4. Marketing means money. And not your publishers money. Okay, if you get a huge deal, yeah, they’re going to put some money behind you. If you have a quiet little book and received a decent, but not huge advance, you’re pretty much on your own. When you get that advance, you may want to hold off buying a new car, or putting in a swimming pool. Keep it for marketing. I write Young Adult. Teens love SWAG. I invested in buttons, stickers, bracelets, and bookmarks mostly. Very popular. I also invested in a local publicist, which for me, was worth the money. You may need to purchase ads, or flyers for events. You may want to join a collaborative marketing group. If you don’t market, you may as well not have written a book.
5. Never stop writing. I made this mistake. I was so wrapped up with working on promoting my novel, I kind of put writing my next one on the back burner. I mean, I was writing it, but definitely not consistently. It took me over a year to finish it. So right now, when others are getting second book deals, I’m just now on submission. Not a good feeling. If the book gets picked up, I’m probably looking at a 2014 or even 2015 release. If I want to actually make a living at this, I need to be writing regularly.
(Look over our growing list of young adult literary agents.)
6. Reviews. Either don’t read them or learn how to take them. I did the latter because I like to read the good ones. If you’re a writer, I’m sure you’ve heard of the site called Goodreads. It’s a great site for sharing your favorite books with your friends or followers; it’s not such a great site for writers. If you insist on reading reviews of your book, keep in mind that they are one person’s opinion. If a review bothers you, go to the reviews of your favorite authors and read some of the bad ones. Yes they will have bad ones, everyone does. Do that and you’ll know you’re in good company and the bad reviews won’t sting as much.
7. Time is not necessarily money/Kids are cool. One of my favorite things about being a writer is visiting schools. I do not get paid for this. Yes, I am promoting my book, it’s true, but I just love getting kids excited about reading and/or writing. I love inspiring them. They ask the coolest, funniest, weirdest questions imaginable. And they truly seem excited to have a real live author there, even if it is just me. Lol. Now, I did have to crawl outside my comfort zone at first to do this, but I quickly felt like I was in my element. So I urge you to go after school visits. Even if you inspire just one child, it will be worth your time.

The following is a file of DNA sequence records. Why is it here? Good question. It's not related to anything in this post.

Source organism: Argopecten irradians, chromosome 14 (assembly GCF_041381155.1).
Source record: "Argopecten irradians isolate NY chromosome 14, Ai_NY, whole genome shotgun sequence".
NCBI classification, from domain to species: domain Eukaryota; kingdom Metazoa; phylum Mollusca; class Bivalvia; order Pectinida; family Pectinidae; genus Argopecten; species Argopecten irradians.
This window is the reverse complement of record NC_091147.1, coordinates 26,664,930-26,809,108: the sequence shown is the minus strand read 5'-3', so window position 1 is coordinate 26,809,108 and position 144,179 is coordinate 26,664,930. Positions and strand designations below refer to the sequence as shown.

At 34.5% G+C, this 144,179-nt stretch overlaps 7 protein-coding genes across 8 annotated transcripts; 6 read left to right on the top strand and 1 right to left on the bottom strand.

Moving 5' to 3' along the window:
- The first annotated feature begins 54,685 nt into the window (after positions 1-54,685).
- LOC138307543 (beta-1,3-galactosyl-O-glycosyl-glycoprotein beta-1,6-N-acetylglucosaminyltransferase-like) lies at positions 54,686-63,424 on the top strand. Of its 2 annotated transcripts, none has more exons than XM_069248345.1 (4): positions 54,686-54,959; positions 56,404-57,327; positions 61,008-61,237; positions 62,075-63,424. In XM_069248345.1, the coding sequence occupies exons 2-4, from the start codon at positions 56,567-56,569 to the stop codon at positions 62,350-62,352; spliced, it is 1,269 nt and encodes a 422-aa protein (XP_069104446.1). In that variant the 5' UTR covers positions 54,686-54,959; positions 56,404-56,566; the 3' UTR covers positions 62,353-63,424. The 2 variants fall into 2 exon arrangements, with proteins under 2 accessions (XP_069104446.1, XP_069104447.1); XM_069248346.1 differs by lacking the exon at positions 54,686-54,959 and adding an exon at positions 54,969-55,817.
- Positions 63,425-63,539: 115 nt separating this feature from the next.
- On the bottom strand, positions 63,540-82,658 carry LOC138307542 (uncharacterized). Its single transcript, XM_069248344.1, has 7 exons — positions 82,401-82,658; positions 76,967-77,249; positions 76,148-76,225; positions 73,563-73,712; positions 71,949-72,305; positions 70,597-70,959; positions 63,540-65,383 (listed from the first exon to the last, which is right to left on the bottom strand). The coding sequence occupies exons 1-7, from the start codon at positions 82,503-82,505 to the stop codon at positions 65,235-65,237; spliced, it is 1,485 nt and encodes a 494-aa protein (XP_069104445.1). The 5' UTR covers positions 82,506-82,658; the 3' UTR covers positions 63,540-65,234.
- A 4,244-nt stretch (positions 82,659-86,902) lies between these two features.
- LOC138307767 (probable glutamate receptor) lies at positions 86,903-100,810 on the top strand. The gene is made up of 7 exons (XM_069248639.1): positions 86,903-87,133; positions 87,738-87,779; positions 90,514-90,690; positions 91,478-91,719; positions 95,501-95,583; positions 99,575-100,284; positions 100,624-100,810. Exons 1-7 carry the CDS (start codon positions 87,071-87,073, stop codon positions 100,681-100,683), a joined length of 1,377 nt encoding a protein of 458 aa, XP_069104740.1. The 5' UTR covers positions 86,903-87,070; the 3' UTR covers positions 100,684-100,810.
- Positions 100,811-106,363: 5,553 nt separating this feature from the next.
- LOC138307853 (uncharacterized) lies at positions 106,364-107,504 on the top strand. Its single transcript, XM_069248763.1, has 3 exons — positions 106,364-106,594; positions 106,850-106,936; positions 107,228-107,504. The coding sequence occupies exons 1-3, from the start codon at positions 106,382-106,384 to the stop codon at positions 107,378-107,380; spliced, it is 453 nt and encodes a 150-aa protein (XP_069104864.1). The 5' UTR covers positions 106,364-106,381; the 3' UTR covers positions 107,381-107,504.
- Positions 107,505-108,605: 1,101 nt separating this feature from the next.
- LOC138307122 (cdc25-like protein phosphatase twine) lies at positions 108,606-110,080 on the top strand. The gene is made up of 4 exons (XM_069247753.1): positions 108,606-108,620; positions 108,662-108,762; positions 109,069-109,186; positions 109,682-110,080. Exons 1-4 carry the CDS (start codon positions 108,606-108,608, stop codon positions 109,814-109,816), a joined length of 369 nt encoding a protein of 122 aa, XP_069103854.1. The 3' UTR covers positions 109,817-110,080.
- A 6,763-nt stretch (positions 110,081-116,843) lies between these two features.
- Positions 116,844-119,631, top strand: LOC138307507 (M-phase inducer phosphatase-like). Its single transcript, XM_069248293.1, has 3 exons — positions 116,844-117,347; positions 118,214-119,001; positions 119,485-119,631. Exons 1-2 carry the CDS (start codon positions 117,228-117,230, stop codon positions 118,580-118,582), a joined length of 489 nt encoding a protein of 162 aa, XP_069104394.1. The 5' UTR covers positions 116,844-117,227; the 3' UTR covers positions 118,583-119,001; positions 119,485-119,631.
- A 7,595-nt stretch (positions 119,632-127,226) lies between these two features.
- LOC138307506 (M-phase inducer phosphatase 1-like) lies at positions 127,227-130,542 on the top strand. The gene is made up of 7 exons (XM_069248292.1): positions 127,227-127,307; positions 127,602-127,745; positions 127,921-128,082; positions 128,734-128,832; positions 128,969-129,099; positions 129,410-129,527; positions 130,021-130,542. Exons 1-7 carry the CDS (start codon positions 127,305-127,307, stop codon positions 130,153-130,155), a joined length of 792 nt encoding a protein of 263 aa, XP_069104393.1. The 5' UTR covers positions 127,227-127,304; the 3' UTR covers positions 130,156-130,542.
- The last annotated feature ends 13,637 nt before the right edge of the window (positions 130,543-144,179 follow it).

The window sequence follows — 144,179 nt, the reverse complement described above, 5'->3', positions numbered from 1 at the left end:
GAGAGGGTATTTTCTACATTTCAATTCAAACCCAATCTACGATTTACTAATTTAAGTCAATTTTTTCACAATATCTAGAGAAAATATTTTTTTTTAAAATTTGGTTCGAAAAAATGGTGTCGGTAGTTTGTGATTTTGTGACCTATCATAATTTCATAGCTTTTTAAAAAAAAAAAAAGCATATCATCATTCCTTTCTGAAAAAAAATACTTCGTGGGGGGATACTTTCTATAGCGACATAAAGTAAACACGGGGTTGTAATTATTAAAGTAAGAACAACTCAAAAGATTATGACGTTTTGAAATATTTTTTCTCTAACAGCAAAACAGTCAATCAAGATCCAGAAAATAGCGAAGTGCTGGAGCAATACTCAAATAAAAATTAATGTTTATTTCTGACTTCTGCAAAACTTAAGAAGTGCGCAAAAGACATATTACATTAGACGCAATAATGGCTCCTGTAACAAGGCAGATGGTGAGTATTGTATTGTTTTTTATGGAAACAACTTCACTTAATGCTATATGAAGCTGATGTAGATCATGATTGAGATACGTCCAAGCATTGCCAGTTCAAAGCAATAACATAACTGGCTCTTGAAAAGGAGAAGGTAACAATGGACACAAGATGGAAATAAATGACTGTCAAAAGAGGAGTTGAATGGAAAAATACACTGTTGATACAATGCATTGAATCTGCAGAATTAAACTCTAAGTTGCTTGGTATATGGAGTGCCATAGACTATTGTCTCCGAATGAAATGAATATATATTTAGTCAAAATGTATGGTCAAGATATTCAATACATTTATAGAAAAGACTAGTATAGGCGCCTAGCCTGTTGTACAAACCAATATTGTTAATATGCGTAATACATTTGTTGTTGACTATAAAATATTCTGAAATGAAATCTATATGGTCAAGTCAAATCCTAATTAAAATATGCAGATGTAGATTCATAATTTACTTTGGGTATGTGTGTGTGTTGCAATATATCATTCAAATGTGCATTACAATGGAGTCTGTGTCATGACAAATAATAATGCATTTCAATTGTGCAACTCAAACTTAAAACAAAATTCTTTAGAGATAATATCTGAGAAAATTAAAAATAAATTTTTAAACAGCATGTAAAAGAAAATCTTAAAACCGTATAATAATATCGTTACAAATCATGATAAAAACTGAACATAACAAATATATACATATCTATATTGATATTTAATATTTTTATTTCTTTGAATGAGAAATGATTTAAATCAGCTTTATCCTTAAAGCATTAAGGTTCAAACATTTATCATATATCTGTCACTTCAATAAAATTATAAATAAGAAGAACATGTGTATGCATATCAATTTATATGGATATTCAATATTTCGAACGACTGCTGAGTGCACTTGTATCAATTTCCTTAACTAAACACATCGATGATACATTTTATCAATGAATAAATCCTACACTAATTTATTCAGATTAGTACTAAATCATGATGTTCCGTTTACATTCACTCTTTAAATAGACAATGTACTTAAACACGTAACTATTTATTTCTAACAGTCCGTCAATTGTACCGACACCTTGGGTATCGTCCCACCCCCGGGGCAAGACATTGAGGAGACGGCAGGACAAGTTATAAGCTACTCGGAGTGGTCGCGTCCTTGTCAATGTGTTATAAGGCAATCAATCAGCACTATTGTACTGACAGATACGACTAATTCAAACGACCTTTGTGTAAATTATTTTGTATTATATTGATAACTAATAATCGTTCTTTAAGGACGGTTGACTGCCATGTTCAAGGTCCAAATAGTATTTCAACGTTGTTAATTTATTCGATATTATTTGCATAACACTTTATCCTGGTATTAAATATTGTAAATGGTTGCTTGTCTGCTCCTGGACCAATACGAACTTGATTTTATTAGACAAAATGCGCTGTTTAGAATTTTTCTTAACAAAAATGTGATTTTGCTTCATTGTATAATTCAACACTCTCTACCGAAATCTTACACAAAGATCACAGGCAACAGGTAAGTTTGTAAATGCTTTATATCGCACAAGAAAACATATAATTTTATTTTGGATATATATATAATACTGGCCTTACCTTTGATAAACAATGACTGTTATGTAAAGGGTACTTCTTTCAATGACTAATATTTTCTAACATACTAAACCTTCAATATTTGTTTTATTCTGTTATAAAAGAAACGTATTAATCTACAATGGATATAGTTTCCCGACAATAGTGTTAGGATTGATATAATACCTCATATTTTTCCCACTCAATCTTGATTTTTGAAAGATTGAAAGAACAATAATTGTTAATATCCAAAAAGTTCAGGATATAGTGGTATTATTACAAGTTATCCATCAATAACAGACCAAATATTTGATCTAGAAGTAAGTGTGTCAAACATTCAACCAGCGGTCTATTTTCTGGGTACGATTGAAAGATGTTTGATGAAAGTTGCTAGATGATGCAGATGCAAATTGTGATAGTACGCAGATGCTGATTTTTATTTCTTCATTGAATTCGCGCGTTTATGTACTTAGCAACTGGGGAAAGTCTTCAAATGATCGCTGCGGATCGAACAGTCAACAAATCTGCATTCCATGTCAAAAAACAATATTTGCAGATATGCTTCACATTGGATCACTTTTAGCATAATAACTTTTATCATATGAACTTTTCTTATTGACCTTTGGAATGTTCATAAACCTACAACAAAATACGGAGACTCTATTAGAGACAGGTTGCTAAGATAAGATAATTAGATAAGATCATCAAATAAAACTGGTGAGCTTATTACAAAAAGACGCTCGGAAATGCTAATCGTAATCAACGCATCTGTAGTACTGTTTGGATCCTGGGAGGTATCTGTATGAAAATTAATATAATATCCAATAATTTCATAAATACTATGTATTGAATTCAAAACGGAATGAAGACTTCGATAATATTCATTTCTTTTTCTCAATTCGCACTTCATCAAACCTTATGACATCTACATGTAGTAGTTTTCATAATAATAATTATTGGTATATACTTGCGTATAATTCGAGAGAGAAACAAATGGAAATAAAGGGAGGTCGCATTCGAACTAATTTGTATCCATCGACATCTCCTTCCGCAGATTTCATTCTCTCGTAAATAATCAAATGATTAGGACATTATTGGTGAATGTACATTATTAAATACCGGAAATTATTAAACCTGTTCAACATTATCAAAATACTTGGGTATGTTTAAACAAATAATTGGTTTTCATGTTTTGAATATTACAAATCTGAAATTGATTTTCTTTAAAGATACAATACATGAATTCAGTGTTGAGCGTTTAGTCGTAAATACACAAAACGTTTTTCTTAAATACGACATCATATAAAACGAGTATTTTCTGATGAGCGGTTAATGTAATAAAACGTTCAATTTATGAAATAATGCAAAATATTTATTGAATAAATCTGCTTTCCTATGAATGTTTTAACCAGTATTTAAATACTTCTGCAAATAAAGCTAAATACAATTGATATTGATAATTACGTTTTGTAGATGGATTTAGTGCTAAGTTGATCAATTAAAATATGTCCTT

GIVEAWAY: Megan is excited to give away a free copy of her novel to a random commenter. Comment within 2 weeks; winners must live in Canada/US to receive the book by mail. You can win a blog contest even if you’ve won before. (UPDATE: SJ Mitchell won.
Writing books for kids? There are
hundreds of publishers, agents and
other markets listed in the latest
Children’s Writer’s & Illustrator’s Market.
Find it here online at a discount.
Other writing/publishing articles & links for you:
- What “Show, Don’t Tell” Really Means.
- How to Start Your Novel Strong.
- Why Children’s Book Writers Should Spend Time at Schools.
- Is Teen Dialogue in YA Always a Good Thing? Not Always.
- 10 Tips on Writing Picture Books.
- Sell More Books by Building Your Writer Platform.
- Follow Chuck Sambuchino on Twitter or find him on Facebook. Learn all about his writing guides on how to get published, how to find a literary agent, and how to write a query letter.
Writing a novel for children? Literary agent
Mary Kole, who runs the popular KidLit.com
website, has a new guide out for writers of
young adult and middle grade. Pick up a copy
of Writing Irresistible Kidlit and get your
children’s book published.